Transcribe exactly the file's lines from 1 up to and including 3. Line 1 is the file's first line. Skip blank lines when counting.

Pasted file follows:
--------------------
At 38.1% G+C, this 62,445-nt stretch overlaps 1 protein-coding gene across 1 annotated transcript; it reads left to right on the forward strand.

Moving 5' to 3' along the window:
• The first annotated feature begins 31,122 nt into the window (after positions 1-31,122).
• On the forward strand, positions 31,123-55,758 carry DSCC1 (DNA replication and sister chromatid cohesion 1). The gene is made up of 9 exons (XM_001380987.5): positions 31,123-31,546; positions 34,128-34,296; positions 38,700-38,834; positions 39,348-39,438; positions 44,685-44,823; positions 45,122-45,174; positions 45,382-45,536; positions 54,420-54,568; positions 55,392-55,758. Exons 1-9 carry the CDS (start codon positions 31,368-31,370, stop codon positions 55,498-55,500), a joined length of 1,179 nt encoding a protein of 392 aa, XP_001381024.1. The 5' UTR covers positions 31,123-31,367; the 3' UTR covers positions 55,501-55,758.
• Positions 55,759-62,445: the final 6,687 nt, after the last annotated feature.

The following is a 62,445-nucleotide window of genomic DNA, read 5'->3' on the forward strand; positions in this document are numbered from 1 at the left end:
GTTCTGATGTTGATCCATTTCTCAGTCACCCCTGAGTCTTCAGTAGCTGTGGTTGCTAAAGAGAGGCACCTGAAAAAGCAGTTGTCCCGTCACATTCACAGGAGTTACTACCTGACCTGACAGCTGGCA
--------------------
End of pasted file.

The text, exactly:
At 38.1% G+C, this 62,445-nt stretch overlaps 1 protein-coding gene across 1 annotated transcript; it reads left to right on the forward strand.

Moving 5' to 3' along the window:
• The first annotated feature begins 31,122 nt into the window (after positions 1-31,122).